CSCI-B 659
Information Theory and Inference
Fall 2011

Claude E. Shannon

Esfandiar Haghverdi
Lindley Hall 330C

Office Hours: By appointment


Tuesday, Thursday
2:30-3:45 p.m.
Room: LH 008



Weekly schedule

Description: This is a first course in Information Theory. I will try to cover the basics of information theory, for example as outlined in the first 10 chapters of the textbook below. However, my personal bias will be towards connections of the material we will be discussing to applications in statistical inference. The connections between information theory and statistics were observed and developed back in 1950s in the work of Kullback and Leibler, but there are several new applications of information theory in machine learning and other areas where inference plays a significant role. My basic plan for this course is to cover the basics of information theory first as I think this way the students will get almost all the material they need to tackle their own problems, however I will try to find time to discuss applications in statistics. I would like to end this brief description by a quote from the father of information theory, Claude E. Shannon (from IRE-Information Theory, 1956, page 3).

Indeed, the hard core of information theory is, essentially, a branch of mathematics, a strictly deductive system. A thorough understanding of the mathematical foundation and its communication application is surely a prerequisite to other applications.

Prior exposure to probability theory, some linear algebra, mathematical maturity, and willingness to think.

Tentative Syllabus:

  • Information, inference, and learning
  • Probability review
  • Entropy, joint entropy, conditional entropy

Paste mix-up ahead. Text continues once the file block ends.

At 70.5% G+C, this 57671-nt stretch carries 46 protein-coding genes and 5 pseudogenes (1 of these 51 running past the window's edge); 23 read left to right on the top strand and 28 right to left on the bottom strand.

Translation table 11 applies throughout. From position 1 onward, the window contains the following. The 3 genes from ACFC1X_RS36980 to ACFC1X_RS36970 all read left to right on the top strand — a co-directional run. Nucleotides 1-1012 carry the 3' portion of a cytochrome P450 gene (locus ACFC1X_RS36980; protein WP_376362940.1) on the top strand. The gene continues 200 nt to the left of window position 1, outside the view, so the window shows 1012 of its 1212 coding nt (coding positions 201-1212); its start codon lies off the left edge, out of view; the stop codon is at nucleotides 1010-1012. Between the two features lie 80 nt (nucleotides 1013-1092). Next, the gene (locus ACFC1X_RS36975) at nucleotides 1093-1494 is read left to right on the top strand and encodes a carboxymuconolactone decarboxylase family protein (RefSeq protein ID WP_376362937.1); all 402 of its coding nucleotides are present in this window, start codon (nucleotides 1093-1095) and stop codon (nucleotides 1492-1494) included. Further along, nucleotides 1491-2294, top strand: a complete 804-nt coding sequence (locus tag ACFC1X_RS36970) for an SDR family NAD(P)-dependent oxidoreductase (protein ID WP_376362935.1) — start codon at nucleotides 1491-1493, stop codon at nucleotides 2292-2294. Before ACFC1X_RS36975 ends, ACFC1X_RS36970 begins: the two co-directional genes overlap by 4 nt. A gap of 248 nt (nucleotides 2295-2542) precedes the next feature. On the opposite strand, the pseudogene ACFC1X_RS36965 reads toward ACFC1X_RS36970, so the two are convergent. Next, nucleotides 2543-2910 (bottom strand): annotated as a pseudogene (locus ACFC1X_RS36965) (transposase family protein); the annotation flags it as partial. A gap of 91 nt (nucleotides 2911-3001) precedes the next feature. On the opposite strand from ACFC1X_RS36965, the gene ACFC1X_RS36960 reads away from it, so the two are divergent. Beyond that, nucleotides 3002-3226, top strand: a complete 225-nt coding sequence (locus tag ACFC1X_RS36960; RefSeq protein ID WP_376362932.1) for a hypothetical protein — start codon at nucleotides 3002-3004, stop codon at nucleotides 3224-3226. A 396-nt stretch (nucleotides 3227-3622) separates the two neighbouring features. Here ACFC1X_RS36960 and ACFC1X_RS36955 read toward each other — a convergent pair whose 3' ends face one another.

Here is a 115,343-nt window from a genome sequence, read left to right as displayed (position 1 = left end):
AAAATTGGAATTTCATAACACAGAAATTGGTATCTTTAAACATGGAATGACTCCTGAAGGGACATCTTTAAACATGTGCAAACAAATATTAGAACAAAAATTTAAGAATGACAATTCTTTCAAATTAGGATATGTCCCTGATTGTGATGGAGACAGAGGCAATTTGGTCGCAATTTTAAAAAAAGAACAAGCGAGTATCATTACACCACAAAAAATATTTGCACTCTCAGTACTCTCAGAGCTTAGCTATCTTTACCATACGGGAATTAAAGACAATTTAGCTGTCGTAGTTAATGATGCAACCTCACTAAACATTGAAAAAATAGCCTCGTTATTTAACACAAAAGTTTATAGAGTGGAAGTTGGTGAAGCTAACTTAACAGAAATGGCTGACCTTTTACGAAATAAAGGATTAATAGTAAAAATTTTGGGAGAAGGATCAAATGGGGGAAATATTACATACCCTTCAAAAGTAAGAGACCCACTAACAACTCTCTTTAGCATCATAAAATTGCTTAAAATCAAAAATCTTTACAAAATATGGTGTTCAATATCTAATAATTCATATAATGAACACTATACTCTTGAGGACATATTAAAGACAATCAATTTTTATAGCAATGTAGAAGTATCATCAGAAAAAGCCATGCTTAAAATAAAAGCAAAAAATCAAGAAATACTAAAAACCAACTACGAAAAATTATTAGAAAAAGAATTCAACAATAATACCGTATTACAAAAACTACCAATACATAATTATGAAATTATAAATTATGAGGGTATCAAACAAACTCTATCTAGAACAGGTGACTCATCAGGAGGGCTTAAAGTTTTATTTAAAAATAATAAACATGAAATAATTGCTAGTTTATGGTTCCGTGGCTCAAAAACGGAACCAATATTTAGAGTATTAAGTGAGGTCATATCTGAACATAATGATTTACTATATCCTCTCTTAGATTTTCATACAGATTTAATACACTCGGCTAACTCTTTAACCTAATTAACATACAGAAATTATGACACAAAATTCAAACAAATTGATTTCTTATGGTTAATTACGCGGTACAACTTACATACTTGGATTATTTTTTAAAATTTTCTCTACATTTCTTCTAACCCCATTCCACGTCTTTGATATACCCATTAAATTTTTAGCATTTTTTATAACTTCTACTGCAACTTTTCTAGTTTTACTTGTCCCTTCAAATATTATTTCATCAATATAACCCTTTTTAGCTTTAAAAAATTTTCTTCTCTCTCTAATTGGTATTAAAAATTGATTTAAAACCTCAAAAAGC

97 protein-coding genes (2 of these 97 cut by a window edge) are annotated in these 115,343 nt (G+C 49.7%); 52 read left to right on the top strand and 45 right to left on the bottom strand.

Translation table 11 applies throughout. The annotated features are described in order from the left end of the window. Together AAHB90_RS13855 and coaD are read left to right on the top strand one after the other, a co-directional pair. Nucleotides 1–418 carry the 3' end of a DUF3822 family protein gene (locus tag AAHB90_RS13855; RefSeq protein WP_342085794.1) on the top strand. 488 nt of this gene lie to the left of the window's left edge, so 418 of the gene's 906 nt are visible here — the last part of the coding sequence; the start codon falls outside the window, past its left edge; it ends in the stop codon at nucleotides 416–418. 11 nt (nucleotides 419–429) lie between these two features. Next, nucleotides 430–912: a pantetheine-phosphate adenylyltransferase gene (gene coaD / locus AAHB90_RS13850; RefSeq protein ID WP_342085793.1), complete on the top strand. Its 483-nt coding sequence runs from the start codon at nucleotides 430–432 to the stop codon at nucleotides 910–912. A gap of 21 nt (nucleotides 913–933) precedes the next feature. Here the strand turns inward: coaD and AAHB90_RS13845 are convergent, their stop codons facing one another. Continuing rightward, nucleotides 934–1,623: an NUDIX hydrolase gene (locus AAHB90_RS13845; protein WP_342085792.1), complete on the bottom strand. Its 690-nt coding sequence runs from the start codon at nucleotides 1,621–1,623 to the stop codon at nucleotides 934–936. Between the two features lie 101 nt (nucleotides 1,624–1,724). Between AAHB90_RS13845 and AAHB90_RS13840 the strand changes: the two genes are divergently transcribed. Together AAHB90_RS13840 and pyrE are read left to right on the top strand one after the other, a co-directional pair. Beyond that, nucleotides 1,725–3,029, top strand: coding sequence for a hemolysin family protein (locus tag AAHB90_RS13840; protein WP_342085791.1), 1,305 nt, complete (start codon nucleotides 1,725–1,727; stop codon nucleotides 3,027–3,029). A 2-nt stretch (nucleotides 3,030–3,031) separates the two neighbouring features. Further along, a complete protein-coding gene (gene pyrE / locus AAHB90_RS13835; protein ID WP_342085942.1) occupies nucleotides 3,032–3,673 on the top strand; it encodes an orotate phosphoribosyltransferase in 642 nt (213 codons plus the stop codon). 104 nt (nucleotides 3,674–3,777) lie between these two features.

• Relative entropy, mutual information
  • Inequalities and their applications
  • The law of large numbers and asymptotic equipartitioning
  • Markov chains, entropy rate, the second law of thermodynamics
  • Data compression
  • Channel capacity
  • Large deviations
  • Parameter estimation
  • Iterative algorithms
  • Universal Source Coding


  • Elements of Information Theory, second edition, Thomas M. Cover and Joy A. Thomas, Wiley-Interscience, 2006.

Handouts and Homework: All handouts and homework assignments will be posted on Oncourse.


  • Homework assignments: 20%
    • There will be biweekly homework assignments.
    • Solutions must be written LEGIBLY.
    • It is encouraged to discuss the problem sets with others, but everyone needs to turn in a unique personal write-up.
  • Miniprojects: 20%
    • These miniprojects might consist of problem sets to be completed, or essays to be written, or even reports on some research articles. All miniprojects will be completed by groups of size 2-3. All groups will have a common miniproject which will consist of writing an NSF style (with appropriate format and all parts) grant proposal for a project on information theory or its applications.
  • Midterm: 20%
    • Midterm is scheduled on October 20, 2011.
  • Final take-home exam: 40%.

Ground rules:

  • Collaborative work:
    One of the best ways to learn new material is to collaborate in groups. You may discuss the homework problems with your classmates, and in this way make the learning process more enjoyable. However, the homework you hand in must be your own work, in your own words and your own explanation. As for projects completed by groups, the contributions of each member must be clearly explained on a separate page.
  • Here is the link to The Code of Student Conduct.